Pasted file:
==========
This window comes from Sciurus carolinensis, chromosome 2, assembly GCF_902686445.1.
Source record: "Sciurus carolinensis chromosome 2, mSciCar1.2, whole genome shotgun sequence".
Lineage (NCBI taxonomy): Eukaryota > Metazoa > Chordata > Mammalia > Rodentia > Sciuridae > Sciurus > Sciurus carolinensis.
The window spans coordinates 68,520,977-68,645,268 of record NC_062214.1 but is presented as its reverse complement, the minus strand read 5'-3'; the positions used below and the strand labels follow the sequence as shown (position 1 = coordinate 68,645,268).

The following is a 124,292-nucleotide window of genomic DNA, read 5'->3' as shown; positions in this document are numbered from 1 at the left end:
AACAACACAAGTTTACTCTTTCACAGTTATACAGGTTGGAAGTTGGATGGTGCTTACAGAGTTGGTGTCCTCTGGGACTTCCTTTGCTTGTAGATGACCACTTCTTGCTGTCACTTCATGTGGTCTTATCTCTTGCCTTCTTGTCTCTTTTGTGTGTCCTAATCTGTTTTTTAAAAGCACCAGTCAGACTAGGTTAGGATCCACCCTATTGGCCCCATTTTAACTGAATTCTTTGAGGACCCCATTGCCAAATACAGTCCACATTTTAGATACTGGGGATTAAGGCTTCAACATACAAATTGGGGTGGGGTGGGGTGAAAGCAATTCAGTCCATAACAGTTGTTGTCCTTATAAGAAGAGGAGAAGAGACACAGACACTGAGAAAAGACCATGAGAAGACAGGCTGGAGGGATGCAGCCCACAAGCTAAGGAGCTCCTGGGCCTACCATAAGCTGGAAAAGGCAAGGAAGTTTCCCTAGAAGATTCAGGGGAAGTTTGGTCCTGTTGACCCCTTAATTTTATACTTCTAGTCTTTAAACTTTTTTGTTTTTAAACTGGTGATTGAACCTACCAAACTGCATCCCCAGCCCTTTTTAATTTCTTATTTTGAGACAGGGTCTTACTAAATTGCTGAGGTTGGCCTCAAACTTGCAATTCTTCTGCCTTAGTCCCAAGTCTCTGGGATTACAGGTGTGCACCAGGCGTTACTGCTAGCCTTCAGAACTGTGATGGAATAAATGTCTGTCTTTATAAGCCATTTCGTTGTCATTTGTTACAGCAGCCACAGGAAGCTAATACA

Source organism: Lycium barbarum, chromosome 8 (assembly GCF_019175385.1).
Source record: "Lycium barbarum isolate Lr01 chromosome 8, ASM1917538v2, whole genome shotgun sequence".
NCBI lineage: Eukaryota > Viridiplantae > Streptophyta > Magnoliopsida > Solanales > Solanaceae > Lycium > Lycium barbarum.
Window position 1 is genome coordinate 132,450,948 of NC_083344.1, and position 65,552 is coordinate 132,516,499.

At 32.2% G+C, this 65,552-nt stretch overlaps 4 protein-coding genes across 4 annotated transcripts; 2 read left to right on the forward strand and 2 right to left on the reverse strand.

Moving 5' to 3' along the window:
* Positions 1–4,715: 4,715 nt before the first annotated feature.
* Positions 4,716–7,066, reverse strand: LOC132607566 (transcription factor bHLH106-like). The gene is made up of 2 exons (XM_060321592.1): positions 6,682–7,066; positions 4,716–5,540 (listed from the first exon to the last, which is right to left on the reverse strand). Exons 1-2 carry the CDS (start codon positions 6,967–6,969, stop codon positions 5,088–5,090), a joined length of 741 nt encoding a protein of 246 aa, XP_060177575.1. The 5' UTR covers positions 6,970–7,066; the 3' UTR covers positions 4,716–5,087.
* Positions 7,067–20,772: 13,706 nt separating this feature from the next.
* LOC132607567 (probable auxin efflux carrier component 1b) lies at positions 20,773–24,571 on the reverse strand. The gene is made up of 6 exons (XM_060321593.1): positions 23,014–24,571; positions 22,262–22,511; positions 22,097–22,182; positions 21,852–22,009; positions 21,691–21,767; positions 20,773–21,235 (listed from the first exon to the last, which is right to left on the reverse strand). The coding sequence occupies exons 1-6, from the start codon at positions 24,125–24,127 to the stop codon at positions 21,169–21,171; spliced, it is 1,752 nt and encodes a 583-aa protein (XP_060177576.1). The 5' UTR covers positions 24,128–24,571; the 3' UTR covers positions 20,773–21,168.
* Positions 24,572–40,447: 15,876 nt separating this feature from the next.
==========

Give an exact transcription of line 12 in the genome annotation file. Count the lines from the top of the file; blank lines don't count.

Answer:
Moving 5' to 3' along the window: